How much is the Jemima Puddle-Duck 50p worth and is it 'rare'? Questions answered; More than 2million Jemima Puddle-Duck fifty pence pieces entered circulation 2016 to mark the anniversary of literary genius Beatrix Potter -and some of them are selling for a lot more than face value.
In 2016, the Royal Mint launched a new Beatrix Potter 50p series -and collectors have been paying well above face value for them ever since.
The original Peter Rabbit and the Jemima Puddle-Duck editions have been trading hands for more than [pounds sterling]100 on eBay, especially those in colour.
They were first released four years ago to mark the 150th anniversary of Beatrix Potter -with thousands entering circulation through the Lake District where she lived and wrote some of her most famous books.
But with a dozen different designs in circulation, what makes the Jemima Puddle-Duck so special and how much is it worth
'The Tale of Jemima Puddle-Duck' features a domestic duck, named Jemima, whose character is featured on the 50p coin.
In 2016, three versions of it were issued by the Royal Mint -the silver coloured 50p, the brilliant uncirculated 50p and the circulation 50p.
Brilliant uncirculated coins are specially struck and handled by The Royal Mint to ensure the pristine unblemished finish that collectors value.
The circulation 50p coins are the coins you find in your change -and often, it's the ones with the lowest mintage the least in circulation that are worth the most.
When The Royal Mint released the mintage figures for the 2016 Beatrix Potter 50p coins, what immediately caught the attention of collectors was the minimal amount of Jemima Puddle-Duck coins that had been struck compared to the rest of the series.
Only 2.1million were released into circulation, that's less than 20% of Peter rabbit and half the amount of Squirrel Nutkin which has the second lowest mintage.
As a result, it became a 'collectable'.
So how much is it worth
On eBay, these coins have been known to exchange hands for above [pounds sterling]100 -but it's the colourful editions that are selling for the most.
The standard circulated versions are trading hands for around [pounds sterling]5 -though this does not mean they won't be worth more in years to come.
Philip Mussell, the director of Coin News, says it's the 'error' coins that are often worth the most, as these have extremely low mintage numbers.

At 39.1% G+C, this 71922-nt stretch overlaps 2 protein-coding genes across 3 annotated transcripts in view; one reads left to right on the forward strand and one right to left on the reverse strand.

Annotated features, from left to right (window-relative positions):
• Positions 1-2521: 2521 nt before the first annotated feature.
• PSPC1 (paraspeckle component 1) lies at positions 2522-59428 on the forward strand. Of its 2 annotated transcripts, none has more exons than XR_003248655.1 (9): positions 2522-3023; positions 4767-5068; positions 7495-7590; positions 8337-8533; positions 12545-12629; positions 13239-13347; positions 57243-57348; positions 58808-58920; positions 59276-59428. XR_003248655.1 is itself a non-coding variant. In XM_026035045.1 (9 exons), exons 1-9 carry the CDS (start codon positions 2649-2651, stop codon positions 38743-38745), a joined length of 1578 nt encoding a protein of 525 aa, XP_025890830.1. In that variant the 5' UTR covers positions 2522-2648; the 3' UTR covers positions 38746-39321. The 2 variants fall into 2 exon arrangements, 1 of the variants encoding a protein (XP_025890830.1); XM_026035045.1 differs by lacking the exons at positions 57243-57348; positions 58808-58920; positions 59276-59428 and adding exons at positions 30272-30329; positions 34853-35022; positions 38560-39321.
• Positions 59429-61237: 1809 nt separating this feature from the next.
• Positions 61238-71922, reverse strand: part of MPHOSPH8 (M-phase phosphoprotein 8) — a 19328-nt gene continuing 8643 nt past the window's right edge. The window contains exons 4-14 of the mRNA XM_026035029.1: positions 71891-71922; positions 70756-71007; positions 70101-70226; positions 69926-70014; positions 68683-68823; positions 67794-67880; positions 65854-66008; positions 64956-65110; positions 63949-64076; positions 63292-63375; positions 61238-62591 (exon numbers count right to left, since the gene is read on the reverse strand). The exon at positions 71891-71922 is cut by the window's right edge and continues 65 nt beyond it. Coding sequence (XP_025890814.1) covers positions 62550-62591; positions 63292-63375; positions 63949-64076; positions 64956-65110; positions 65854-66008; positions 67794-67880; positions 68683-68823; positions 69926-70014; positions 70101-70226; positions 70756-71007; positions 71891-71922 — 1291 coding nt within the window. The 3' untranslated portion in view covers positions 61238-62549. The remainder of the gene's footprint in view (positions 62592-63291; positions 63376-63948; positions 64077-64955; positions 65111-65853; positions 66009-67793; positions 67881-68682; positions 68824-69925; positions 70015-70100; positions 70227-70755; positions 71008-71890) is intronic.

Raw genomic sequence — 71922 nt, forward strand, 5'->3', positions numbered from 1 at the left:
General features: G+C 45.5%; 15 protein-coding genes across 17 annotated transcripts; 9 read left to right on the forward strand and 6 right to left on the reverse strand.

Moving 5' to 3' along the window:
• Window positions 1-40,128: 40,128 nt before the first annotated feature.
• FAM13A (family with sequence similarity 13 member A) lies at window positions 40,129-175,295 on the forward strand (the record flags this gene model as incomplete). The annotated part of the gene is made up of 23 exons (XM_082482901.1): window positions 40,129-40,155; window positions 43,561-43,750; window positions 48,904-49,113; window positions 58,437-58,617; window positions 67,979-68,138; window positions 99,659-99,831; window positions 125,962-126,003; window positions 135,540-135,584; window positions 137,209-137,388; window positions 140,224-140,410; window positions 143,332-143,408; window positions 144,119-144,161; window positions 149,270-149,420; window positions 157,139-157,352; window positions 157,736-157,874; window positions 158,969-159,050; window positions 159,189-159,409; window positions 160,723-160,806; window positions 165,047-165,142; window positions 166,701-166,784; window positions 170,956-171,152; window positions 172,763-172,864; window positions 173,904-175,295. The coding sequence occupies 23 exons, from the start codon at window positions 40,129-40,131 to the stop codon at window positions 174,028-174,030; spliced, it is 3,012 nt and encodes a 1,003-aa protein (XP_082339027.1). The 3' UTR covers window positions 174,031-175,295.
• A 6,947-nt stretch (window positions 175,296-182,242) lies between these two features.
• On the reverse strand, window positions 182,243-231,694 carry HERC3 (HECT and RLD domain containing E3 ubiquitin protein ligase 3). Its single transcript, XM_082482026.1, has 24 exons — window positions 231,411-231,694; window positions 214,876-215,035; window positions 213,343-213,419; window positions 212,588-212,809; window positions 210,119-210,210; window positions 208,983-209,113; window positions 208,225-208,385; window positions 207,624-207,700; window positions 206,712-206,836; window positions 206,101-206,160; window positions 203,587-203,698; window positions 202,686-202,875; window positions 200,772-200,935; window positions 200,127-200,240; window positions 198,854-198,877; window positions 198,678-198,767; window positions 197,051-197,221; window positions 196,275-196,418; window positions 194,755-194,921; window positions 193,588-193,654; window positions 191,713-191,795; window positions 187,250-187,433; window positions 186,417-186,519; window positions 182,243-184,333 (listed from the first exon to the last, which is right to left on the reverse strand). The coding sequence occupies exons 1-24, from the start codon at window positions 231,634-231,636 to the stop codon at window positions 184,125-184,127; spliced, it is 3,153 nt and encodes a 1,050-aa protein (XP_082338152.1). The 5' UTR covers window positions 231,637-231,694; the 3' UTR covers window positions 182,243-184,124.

The Olympic Swimmer 50p is the prime example of this.
In 2010 and 2011, 29 new 50p designs were released into circulation to mark the 2012 Olympics.
This included an Olympics Swimmer coin featuring wavy lines across the swimmer's face, however, only 600 were ever produced before the design was amended to show the athlete's full face.
As a result, they became 'valuable' -with one lucky seller recently trading his for [pounds sterling]10,000 on eBay.
"A coin's value may surge when a mistake is made by the Royal Mint, like a 20p without a date, for example, or a 1983 2p coin accidentally printed with the old wording 'New Pence'. Mistakes are eminently collectable," Mussell explains.
"Other collectibles are redesigns or limited edition releases. For example, an Olympic 50p with a swimmer was recently re-released.
"The first minting had a swimmer with waves obscuring her face but the designer didn't want that, so they unobscured her face and made it clear of wavy lines. Think you may have a rare coin in your change
You can see our guides on rare 50p coins and other special denominations, here.
Credit: Royal Mint
The first Beatrix Potter collection was released in 2016 by the Royal Mint
Credit: ROYAL MINT
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|Author:||By, Emma Munbodh|
|Publication:||Daily Mirror (London, England)|
|Date:||Jun 30, 2020|
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